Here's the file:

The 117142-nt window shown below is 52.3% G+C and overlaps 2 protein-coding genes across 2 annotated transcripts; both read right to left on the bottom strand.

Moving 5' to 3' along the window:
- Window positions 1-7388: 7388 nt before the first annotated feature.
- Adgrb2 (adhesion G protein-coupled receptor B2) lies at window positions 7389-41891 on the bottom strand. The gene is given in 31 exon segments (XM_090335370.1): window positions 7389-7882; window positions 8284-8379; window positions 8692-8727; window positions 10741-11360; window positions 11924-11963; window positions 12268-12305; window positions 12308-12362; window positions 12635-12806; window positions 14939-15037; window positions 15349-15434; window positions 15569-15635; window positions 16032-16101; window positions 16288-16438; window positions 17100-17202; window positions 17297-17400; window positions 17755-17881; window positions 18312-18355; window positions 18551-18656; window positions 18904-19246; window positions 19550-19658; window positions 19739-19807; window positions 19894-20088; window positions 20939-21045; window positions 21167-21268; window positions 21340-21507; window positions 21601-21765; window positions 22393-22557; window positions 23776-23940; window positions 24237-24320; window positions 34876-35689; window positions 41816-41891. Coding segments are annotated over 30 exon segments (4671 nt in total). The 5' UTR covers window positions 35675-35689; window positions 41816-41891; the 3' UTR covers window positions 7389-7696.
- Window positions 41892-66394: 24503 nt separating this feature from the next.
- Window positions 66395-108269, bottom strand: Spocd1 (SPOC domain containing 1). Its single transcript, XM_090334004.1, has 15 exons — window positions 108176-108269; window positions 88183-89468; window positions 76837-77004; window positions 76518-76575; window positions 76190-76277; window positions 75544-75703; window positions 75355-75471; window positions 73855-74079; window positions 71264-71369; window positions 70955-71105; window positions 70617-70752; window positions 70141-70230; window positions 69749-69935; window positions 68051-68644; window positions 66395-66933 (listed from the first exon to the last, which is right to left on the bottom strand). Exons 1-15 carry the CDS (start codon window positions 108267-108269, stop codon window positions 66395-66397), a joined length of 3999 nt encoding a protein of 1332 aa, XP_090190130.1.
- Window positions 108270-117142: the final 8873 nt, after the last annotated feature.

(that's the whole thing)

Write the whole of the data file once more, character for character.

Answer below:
The 117142-nt window shown below is 52.3% G+C and overlaps 2 protein-coding genes across 2 annotated transcripts; both read right to left on the bottom strand.

Moving 5' to 3' along the window:
- Window positions 1-7388: 7388 nt before the first annotated feature.
- Adgrb2 (adhesion G protein-coupled receptor B2) lies at window positions 7389-41891 on the bottom strand. The gene is given in 31 exon segments (XM_090335370.1): window positions 7389-7882; window positions 8284-8379; window positions 8692-8727; window positions 10741-11360; window positions 11924-11963; window positions 12268-12305; window positions 12308-12362; window positions 12635-12806; window positions 14939-15037; window positions 15349-15434; window positions 15569-15635; window positions 16032-16101; window positions 16288-16438; window positions 17100-17202; window positions 17297-17400; window positions 17755-17881; window positions 18312-18355; window positions 18551-18656; window positions 18904-19246; window positions 19550-19658; window positions 19739-19807; window positions 19894-20088; window positions 20939-21045; window positions 21167-21268; window positions 21340-21507; window positions 21601-21765; window positions 22393-22557; window positions 23776-23940; window positions 24237-24320; window positions 34876-35689; window positions 41816-41891. Coding segments are annotated over 30 exon segments (4671 nt in total). The 5' UTR covers window positions 35675-35689; window positions 41816-41891; the 3' UTR covers window positions 7389-7696.
- Window positions 41892-66394: 24503 nt separating this feature from the next.
- Window positions 66395-108269, bottom strand: Spocd1 (SPOC domain containing 1). Its single transcript, XM_090334004.1, has 15 exons — window positions 108176-108269; window positions 88183-89468; window positions 76837-77004; window positions 76518-76575; window positions 76190-76277; window positions 75544-75703; window positions 75355-75471; window positions 73855-74079; window positions 71264-71369; window positions 70955-71105; window positions 70617-70752; window positions 70141-70230; window positions 69749-69935; window positions 68051-68644; window positions 66395-66933 (listed from the first exon to the last, which is right to left on the bottom strand). Exons 1-15 carry the CDS (start codon window positions 108267-108269, stop codon window positions 66395-66397), a joined length of 3999 nt encoding a protein of 1332 aa, XP_090190130.1.
- Window positions 108270-117142: the final 8873 nt, after the last annotated feature.